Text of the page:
We had done a lot of work planning our route to the Stark Museum in Orange, Texas, but we had not put much thought into what we might visit on our drive home. As a result, we followed up on a friend’s recommendation that we visit Columbus, Georgia, and the National Civil War Naval Museum.
The museum opened in 1962 and this timing was linked, in part, to anticipation of the upcoming Civil War centennial. Another driving factor was the 1960 discovery of the CSS Jackson in the Chattahoochee River. The river was at a particularly low point in 1962, which favored recovery efforts and the return of the ship to Columbus, where she had been built in 1864-65. The timing was great.
In addition to housing the Jackson, a 223-foot iron-clad rammer, this 40,000-square-foot facility houses another original Civil War military vessel, uniforms, equipment, and weapons used by the Union and Confederate navies. A great deal of the museum’s footage is used to house the remains of the CSS Jackson in Gallery A and the stern of the gunboat CSS Chattahoochee in Gallery B.
The Jackson(originally named the Muscogee) is one of the largest armored warships built by the Confederacy. The ship was a shallow-bottom iron-clad rammer that was intended for use on the Chattahoochee River to protect Columbus’ industrial compound. The Jackson was launched on December 22, 1864, but was not yet completed when Union Army raiders captured Columbus on April 16, 1865, and the next day they set the Jackson ablaze and adrift in the river. The enormous vessel drifted downstream and settled on a sandbar where it burned to water level. The lower portion of the hull, with its four-inch iron plate and two-foot thick wooden timbers, sank, rotted and rusted in the flowing water for nearly a century. (The Civil War Picket, Phil Gast. Tuesday March 5, 2019. Civil-war-picket.blogspot.com. Accessed May 1, 2020)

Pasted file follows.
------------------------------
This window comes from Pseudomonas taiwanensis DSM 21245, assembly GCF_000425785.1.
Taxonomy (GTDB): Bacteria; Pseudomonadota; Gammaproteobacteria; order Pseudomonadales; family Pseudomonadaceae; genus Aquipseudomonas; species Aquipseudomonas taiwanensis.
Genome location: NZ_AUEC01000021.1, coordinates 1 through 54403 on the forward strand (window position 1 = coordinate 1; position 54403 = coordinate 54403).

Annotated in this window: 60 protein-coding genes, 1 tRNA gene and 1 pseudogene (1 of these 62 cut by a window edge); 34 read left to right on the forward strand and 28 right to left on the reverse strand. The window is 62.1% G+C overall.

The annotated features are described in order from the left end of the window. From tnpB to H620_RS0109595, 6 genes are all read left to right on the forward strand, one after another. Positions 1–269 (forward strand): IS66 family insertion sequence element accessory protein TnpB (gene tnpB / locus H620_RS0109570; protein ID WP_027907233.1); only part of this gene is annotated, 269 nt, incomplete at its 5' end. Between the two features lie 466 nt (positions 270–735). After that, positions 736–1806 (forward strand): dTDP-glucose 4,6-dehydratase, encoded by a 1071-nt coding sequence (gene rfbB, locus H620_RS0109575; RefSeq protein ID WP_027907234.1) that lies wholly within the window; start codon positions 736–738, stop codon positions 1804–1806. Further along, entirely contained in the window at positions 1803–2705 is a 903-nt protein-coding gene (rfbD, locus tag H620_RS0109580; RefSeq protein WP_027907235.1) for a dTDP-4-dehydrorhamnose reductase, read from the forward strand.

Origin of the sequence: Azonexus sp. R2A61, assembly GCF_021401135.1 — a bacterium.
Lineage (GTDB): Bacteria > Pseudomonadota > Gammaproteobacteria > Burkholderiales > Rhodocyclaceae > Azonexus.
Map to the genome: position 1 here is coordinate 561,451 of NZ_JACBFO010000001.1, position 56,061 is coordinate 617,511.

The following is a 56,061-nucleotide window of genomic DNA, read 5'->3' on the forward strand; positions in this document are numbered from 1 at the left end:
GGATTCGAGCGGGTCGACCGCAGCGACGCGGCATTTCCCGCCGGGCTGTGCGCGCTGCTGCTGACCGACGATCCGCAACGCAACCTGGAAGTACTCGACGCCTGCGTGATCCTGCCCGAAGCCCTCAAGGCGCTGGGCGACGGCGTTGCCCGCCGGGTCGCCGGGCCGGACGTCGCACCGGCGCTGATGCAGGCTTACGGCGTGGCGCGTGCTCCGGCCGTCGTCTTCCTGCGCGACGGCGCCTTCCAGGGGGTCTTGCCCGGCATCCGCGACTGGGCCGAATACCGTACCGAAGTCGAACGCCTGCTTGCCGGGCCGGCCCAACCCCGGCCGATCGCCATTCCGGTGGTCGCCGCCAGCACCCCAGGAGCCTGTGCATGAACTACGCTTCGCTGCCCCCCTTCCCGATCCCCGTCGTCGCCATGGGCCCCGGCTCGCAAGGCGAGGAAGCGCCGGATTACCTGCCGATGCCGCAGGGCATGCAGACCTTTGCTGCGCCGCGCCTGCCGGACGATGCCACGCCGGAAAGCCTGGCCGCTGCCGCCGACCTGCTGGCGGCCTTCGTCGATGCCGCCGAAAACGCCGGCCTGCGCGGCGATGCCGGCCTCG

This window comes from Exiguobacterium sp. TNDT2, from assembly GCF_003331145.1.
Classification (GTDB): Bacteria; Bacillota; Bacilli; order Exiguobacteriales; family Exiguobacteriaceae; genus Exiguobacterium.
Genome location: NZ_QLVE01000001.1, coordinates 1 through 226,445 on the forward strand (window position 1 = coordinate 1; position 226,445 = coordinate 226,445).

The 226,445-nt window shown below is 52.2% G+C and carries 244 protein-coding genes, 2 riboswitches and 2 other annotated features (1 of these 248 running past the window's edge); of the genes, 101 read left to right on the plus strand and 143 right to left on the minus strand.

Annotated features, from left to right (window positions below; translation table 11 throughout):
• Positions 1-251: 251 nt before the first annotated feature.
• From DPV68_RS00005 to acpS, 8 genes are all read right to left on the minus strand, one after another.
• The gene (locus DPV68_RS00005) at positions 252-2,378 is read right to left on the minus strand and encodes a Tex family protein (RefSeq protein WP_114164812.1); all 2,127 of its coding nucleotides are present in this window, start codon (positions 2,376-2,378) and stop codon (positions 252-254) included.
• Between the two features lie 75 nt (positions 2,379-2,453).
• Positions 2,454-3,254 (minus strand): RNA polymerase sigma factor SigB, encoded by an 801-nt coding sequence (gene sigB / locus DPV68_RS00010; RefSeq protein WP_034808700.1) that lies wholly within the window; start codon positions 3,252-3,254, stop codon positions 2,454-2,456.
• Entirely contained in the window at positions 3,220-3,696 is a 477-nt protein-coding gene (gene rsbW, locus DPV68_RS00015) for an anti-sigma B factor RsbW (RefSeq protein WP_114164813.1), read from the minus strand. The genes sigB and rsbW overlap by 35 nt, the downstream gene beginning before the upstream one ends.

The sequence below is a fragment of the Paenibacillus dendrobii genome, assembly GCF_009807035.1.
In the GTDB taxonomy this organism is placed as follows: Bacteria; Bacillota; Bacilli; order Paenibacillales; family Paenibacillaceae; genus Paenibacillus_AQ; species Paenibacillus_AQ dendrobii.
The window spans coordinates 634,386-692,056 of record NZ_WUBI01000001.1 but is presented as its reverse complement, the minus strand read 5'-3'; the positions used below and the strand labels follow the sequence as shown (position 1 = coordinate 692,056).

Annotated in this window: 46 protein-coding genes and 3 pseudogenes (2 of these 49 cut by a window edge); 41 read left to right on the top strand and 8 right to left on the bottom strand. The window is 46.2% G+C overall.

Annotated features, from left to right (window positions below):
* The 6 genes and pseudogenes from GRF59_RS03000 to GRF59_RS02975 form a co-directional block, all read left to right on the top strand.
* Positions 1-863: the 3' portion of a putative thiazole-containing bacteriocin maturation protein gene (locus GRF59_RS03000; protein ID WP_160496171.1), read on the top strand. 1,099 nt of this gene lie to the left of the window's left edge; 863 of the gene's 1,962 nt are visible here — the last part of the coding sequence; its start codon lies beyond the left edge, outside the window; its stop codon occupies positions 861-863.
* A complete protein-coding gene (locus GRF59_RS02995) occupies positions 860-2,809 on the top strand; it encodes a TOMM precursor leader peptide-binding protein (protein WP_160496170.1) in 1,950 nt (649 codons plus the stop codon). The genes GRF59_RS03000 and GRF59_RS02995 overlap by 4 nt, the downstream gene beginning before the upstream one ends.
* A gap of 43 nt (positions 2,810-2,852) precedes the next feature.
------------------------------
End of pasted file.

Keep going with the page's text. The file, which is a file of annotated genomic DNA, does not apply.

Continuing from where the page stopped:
Our first sight of the enormous ship was from a viewing platform at one end of the gallery. A skeletal super structure has been suspended above the remaining hull to give a hint of the original vessel’s shape. At ground level, we were able to study how the thick wooden beams had been braced and pinned together. Regretfully, dynamite had been employed to cut the ship in half for her return to Columbus and that is why there is a ten to twelve foot gap in the remaining structure…but even in her ruined condition, she is impressive.